America’s First Consul to Jerusalem

Warder Cresson's journey to Jerusalem, and to Judaism, took a convoluted path.

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Born in Philadelphia in 1798, Warder Cresson was raised a Quaker. He became a wealthy farmer in rural Pennsylvania, married and had a son. He also became a lifelong seeker of religious truth. By the 1840s, Cresson had become, in turn, a Shaker, a Mormon, a Seventh-day Adventist, and a Campbellite. The latter two denominations believed that the Second Coming of Christ was close at hand. Cresson became notorious in Philadelphia for religious “haranguing in the streets,” warning all within earshot of the approaching apocalypse.

In 1844, Cresson expressed his certainty that God was about to gather the Jewish people in Jerusalem as a prelude to the “end of days.” Cresson wrote, “God must choose some medium to manifest and act through, in order to bring about his designs and promises in this visible world; This medium or recipient is the present poor, despised, outcast Jew  God is about gathering them again [in Jerusalem].” Cresson decided to move to Jerusalem to witness the great event. His family stayed behind.

Before departing, Cresson volunteered to work as the first American consul in Jerusalem, which was then a part of Syria. His Pennsylvania congressman, Edward Joy Morris, lobbied the State Department to have him appointed. Soon after Cresson sailed, however, a former cabinet official informed John C. Calhoun, then Secretary of State, that Cresson was mentally unstable. Calhoun dispatched a letter to Cresson, which reached him in Jerusalem, informing him that his appointment had been rescinded.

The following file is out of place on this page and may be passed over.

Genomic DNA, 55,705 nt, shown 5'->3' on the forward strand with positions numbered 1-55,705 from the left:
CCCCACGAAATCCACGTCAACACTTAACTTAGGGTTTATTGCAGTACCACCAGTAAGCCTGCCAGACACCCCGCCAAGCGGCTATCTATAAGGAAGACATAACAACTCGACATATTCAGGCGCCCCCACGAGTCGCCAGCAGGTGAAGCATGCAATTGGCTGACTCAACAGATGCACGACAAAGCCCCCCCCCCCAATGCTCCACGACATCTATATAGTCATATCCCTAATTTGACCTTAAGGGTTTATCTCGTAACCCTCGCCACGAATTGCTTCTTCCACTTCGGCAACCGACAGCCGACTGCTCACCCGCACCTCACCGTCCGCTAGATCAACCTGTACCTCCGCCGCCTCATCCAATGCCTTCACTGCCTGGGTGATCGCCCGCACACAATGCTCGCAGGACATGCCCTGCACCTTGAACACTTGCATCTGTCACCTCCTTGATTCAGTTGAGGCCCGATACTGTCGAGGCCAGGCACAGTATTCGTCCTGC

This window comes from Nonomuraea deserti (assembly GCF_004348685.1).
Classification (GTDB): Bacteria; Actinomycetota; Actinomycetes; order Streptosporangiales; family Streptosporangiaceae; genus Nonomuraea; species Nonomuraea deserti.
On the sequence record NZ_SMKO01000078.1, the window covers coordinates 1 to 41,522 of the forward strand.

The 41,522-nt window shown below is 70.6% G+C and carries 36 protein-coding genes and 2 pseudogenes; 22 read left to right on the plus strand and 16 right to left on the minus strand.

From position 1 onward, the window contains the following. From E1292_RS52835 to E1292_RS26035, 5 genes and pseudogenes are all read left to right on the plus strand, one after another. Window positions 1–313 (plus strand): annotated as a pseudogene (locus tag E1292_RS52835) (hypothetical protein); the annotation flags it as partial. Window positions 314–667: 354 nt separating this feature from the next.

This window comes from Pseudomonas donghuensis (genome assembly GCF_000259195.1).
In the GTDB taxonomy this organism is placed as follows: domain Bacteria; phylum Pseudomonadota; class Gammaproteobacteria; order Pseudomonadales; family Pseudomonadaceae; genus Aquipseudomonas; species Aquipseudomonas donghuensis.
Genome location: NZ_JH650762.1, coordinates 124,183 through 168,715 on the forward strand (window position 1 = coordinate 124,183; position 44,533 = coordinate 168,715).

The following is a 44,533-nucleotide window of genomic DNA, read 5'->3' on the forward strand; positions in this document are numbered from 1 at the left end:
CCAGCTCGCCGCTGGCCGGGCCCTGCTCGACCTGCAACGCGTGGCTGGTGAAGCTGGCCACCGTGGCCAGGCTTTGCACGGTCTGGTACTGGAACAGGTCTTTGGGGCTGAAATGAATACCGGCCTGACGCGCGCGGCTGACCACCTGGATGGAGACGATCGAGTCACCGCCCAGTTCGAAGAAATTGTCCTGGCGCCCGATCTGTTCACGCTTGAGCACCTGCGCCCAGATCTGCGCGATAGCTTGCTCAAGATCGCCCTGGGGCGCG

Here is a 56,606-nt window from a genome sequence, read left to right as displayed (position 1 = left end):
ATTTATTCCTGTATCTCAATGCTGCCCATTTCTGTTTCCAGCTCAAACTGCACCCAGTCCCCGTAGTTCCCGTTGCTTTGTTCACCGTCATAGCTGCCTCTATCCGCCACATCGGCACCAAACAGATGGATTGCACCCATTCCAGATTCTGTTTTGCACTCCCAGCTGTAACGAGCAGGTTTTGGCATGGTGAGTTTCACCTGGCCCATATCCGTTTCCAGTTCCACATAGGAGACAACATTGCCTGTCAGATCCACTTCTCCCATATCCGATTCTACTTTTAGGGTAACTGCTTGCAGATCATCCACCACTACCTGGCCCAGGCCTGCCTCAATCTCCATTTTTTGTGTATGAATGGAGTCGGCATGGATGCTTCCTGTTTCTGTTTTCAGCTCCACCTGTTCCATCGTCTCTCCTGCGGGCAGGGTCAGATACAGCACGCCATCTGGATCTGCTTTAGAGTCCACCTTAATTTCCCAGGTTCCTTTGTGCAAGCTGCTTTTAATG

Cresson decided to stay on in Jerusalem despite this disappointment. He had come as an evangelical Christian to witness God’s ingathering of the Jewish Diaspora. His time in Jerusalem, however, drew him to become a Jew. The impoverished, deeply religious Jews he found in Jerusalem, who were living with only the barest necessities, touched Cresson’s heart. Cresson was offended by the “soul snatching” behavior of Christian missionaries who attempted to bribe some Jews with food and clothing into accepting conversion. He wrote, “The conversions which have been reported . . . [by] the Protestant Episcopal Mission were owing to the wants of the converts, not to their conviction.” He expressed admiration for those Jews who resisted conversion despite the material incentives.

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Michael Feldberg, Ph.D. is executive director of the George Washington Institute for Religious Freedom. From 1991 to 2004, he served as executive director of the American Jewish Historical Society, the nation's oldest ethnic historical organization, and from 2004 to 2008 was its director of research.

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